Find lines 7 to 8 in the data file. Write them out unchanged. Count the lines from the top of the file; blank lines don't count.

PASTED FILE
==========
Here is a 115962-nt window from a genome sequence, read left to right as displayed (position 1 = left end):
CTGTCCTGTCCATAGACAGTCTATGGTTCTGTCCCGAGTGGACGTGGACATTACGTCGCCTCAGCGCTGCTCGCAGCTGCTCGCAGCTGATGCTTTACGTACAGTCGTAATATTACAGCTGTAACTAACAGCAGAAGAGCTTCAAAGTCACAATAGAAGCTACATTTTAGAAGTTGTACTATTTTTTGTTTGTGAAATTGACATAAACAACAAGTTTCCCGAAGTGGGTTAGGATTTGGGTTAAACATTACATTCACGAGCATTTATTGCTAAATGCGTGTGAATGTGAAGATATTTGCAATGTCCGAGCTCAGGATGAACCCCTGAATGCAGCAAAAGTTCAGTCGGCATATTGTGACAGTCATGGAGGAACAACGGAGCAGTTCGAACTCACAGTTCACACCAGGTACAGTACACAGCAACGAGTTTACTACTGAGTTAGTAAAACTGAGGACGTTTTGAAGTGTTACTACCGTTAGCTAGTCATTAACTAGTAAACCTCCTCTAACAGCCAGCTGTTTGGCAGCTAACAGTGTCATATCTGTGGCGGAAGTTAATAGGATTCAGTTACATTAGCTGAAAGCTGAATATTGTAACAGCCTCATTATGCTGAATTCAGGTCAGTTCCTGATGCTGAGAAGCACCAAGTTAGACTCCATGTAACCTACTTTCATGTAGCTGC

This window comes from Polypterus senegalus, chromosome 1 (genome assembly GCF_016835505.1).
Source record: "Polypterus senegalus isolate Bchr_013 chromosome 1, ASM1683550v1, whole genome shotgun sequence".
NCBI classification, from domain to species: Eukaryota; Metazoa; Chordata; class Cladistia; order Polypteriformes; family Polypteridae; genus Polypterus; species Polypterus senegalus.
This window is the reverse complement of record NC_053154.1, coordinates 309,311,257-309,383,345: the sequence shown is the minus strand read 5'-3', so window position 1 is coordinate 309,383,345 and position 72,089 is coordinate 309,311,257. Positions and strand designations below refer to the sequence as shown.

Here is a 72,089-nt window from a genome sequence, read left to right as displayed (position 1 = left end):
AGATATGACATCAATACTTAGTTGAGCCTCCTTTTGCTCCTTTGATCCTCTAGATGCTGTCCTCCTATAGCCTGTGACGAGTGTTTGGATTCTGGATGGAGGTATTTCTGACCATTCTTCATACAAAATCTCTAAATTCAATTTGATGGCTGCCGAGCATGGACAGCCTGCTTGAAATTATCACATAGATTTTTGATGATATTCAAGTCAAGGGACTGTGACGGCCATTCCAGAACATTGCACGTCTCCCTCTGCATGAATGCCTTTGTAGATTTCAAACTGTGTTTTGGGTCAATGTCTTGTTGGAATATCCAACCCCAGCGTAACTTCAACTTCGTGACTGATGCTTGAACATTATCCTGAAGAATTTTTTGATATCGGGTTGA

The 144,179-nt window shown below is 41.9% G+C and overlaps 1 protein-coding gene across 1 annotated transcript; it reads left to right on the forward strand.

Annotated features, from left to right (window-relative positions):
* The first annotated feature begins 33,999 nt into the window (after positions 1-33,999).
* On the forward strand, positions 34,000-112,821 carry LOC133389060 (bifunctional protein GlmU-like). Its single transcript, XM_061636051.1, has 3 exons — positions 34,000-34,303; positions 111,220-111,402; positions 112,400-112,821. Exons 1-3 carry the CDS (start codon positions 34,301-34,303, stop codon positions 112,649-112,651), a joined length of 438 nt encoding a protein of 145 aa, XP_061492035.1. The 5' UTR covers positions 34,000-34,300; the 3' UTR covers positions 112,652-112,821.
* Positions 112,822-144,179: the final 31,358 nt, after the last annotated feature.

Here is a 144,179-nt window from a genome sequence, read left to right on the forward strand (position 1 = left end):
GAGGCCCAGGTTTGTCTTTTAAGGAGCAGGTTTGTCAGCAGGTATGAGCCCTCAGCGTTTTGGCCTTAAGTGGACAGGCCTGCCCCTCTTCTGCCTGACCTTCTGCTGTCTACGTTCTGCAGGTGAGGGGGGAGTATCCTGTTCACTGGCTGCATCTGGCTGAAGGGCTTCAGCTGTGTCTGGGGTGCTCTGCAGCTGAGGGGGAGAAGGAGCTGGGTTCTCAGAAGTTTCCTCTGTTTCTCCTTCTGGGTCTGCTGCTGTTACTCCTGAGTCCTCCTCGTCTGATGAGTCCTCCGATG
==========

Here is a 72,089-nt window from a genome sequence, read left to right as displayed (position 1 = left end):
AGATATGACATCAATACTTAGTTGAGCCTCCTTTTGCTCCTTTGATCCTCTAGATGCTGTCCTCCTATAGCCTGTGACGAGTGTTTGGATTCTGGATGGAGGTATTTCTGACCATTCTTCATACAAAATCTCTAAATTCAATTTGATGGCTGCCGAGCATGGACAGCCTGCTTGAAATTATCACATAGATTTTTGATGATATTCAAGTCAAGGGACTGTGACGGCCATTCCAGAACATTGCACGTCTCCCTCTGCATGAATGCCTTTGTAGATTTCAAACTGTGTTTTGGGTCAATGTCTTGTTGGAATATCCAACCCCAGCGTAACTTCAACTTCGTGACTGATGCTTGAACATTATCCTGAAGAATTTTTTGATATCGGGTTGA